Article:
US’ Mattis calls for transparency in Khashoggi killing, top Saudi prosecutor heads to Turkey
- US defence secretary says he met Saudi foreign minister, who agreed investigation needed to be full and complete
- Saudi attorney general to arrive in Turkey for talks with investigators
Mattis said he met Saudi foreign minister Adel al-Jubeir during a conference in Bahrain on Saturday and spoke about the killing.
“We discussed it. You know the same thing we talked about, the need for transparency, full and complete investigation,” Mattis told a small group of reporters travelling to Prague with him.
“(There was) full agreement from foreign minister Jubeir, no reservations at all, he said we need to know what happened and it was very collaborative, in agreement.”
US Defence Secretary James Mattis warns of further action over slaying of Saudi journalist Jamal Khashoggi
Washington Post columnist Khashoggi’s murder has escalated into a crisis for the world’s top oil exporter as Saudi Arabia’s allies have reacted with outrage.
The Saudi attorney general is expected to arrive in Turkey on Sunday to hold talks with investigators looking into the slaying of Khashoggi in the kingdom’s Istanbul consulate earlier this month.
Turkey has said Saudi Arabia’s top prosecutor, Saud al-Mojeb, is expected to discuss the latest findings of the investigation with Turkish investigators.
There has been no announcement by the Saudis about the visit, which comes just days after CIA director Gina Haspel was in Turkey to review evidence before briefing the US president.
Turkey is seeking the extradition of 18 Saudi suspects detained in the kingdom in connection with the October 2 killing. Saudi Arabia’s foreign minister appeared to reject that notion in remarks on Saturday, saying the kingdom would try the perpetrators and bring them to justice after the investigation is completed.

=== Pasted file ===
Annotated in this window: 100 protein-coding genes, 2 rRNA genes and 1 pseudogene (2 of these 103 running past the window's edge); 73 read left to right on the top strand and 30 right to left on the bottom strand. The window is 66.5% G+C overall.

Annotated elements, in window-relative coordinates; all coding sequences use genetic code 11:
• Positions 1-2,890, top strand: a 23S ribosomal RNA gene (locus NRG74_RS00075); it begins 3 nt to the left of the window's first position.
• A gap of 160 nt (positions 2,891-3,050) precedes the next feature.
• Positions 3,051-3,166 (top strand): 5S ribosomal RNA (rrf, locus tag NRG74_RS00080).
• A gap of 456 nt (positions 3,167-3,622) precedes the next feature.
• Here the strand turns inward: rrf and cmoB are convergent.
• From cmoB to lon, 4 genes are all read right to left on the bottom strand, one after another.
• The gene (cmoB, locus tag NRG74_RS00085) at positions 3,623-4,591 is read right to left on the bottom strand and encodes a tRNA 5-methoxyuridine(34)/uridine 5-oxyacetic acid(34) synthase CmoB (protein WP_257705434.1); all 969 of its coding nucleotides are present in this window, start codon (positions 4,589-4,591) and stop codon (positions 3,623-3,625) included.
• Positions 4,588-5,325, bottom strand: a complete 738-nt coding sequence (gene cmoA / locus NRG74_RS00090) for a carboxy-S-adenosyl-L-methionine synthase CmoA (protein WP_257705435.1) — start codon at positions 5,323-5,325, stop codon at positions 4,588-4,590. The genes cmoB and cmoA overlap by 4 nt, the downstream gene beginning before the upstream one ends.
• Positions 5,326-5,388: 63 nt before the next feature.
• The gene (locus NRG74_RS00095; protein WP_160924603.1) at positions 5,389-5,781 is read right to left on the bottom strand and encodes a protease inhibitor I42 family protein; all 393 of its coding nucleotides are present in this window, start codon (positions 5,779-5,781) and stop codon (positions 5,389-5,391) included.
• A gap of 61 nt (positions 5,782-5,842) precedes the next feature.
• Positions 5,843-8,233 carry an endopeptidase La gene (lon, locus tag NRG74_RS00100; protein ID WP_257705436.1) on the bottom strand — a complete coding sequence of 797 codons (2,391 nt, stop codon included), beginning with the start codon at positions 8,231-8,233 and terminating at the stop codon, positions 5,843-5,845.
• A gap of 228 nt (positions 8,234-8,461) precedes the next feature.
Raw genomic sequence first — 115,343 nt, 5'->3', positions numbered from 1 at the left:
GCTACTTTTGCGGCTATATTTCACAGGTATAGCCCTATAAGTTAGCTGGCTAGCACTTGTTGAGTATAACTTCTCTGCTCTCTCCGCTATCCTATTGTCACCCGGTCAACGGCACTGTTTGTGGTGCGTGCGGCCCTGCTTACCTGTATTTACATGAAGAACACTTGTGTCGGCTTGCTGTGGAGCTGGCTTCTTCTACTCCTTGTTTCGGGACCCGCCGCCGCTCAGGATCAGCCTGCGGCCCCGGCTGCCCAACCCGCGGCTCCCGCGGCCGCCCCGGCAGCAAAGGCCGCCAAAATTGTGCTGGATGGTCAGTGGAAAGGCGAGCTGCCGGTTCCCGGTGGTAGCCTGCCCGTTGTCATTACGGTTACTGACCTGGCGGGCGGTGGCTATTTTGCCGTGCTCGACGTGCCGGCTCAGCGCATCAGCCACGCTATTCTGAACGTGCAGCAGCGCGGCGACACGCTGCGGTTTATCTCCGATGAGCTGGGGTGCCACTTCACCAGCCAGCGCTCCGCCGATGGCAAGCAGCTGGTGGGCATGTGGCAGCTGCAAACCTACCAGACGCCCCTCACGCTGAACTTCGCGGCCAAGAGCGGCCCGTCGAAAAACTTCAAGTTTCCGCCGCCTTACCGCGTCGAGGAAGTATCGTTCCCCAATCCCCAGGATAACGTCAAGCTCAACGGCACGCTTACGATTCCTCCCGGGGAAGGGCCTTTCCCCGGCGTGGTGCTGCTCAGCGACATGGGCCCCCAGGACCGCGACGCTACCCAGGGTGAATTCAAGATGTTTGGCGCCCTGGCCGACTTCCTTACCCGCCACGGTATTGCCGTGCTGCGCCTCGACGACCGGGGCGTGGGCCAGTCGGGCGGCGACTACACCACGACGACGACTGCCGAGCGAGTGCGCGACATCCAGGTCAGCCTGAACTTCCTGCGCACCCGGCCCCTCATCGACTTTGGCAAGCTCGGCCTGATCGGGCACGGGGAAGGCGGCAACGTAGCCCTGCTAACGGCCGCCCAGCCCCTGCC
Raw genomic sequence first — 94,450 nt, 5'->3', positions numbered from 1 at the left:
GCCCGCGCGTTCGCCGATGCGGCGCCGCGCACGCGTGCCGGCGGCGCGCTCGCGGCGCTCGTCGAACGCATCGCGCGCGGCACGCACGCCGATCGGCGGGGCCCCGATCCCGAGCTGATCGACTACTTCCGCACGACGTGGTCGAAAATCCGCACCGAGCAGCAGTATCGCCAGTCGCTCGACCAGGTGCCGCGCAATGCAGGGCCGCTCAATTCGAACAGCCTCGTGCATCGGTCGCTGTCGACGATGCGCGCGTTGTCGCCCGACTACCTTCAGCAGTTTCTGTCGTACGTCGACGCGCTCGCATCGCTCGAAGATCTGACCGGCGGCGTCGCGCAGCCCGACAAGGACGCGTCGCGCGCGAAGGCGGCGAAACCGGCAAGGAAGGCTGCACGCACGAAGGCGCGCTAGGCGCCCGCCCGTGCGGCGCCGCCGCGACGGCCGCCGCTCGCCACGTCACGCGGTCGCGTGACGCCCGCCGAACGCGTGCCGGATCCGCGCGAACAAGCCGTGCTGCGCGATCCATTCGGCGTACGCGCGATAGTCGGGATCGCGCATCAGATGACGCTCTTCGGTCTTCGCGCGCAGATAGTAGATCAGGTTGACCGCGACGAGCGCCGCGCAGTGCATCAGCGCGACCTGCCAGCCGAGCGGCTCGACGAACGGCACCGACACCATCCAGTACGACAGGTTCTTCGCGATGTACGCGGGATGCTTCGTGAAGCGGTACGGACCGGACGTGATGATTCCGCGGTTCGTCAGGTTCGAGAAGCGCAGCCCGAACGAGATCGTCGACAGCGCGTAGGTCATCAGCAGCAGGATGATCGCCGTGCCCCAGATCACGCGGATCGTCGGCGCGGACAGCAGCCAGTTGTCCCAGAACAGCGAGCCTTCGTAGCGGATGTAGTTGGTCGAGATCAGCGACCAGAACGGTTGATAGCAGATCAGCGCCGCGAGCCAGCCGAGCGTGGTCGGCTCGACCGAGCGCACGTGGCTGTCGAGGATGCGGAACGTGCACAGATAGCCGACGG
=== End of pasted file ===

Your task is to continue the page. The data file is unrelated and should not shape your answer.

Some of those implicated in the killing are close to Crown Prince Mohammed bin Salman, whose condemnation of the killing has failed to ease suspicions that he was involved.
Khashoggi, a one-time Saudi insider and US resident who lived in self-imposed exile for almost a year before his death, had written critically of the crown prince in columns for The Washington Post.
Under mounting international pressure, the kingdom again changed its narrative about Khashoggi’s killing, acknowledging in recent days that it was “premeditated”, citing information from Turkey as part of a joint investigation. Saudi officials, however, continue to characterise the killing as a rogue operation carried out by agents who exceeded their authority.
Saudi foreign minister al-Jubeir on Saturday said the global outcry and media focus on the killing had become “fairly hysterical”. He urged the public to wait for the results of the investigation before ascribing blame to the kingdom’s top leadership.
Turkey is pressing Saudi Arabia for a full disclosure about the killing. Turkey alleges a 15-member hit squad was sent to Istanbul to kill the journalist.
Turkish President Recep Tayyip Erdogan said Friday his country would reveal more evidence about the killing but was not in any rush to do so, indicating that Turkish authorities will keep methodically increasing pressure on Saudi Arabia.
Additional reporting from Reuters